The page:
April 27, 2020
April 27, 2020
Contributor: Katie Costello
Increase team performance and empower employees during the uncertainties of coronavirus by creating a psychologically safe environment.
People who indicate they have high levels of professional well-being are more likely than their peers to say they feel psychologically safe at work.
Psychological safety — a shared belief among team members that they feel comfortable about taking interpersonal risks like admitting vulnerabilities and owning their mistakes — influences workforce productivity, voluntary turnover and discretionary effort.
There are four types of well-being:
Of the four types of well-being, professional well-being has the most significant impact on psychological safety, more than twice that of financial well-being, which has the second highest impact. Leading technology companies rate psychological safety as a top characteristic of a successful team, with discretionary effort exerted by staff increasing by nearly 25%, according to a Gartner survey.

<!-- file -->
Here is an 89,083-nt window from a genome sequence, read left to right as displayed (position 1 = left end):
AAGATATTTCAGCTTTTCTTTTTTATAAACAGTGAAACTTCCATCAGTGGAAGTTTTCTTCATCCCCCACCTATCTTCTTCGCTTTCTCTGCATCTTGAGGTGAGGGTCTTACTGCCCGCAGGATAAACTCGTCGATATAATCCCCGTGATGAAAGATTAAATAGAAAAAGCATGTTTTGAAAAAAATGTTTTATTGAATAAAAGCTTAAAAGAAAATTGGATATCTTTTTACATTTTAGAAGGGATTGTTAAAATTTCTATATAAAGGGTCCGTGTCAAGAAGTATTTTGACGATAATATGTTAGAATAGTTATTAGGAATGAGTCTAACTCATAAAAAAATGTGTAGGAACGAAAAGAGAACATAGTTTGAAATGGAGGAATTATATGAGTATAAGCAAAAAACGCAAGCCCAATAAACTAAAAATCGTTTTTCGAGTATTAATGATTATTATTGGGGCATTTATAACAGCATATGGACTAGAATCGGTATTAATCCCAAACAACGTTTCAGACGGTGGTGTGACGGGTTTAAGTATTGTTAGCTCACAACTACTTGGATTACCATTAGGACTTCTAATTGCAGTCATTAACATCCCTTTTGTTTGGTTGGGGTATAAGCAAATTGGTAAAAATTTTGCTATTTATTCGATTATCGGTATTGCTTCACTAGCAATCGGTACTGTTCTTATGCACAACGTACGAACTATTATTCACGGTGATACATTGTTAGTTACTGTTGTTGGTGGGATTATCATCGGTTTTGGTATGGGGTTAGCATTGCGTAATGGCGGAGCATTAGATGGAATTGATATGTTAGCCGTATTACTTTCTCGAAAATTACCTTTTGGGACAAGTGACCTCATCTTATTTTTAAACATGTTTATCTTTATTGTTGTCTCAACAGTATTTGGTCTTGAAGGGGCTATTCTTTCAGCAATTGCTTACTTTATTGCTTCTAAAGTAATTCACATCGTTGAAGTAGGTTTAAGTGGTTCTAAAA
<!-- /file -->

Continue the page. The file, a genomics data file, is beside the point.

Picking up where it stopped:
When individuals lack a sense of professional well-being, they have a natural aversion to admitting vulnerabilities and speaking up in group settings. Those who feel most vulnerable to exclusion or persecution for their mistakes are less likely to ask questions or critique the status quo, even when it would benefit the larger team.
Read more: Coronavirus: CIO Areas of Focus During the COVID-19 Outbreak
CIOs play a key role in improving psychological safety, but are unclear on what they can do to make a difference in the short amount of time that is required during the coronavirus outbreak. Cultivate professional well-being by creating an environment where mistakes are turned into group learning opportunities, specifically:
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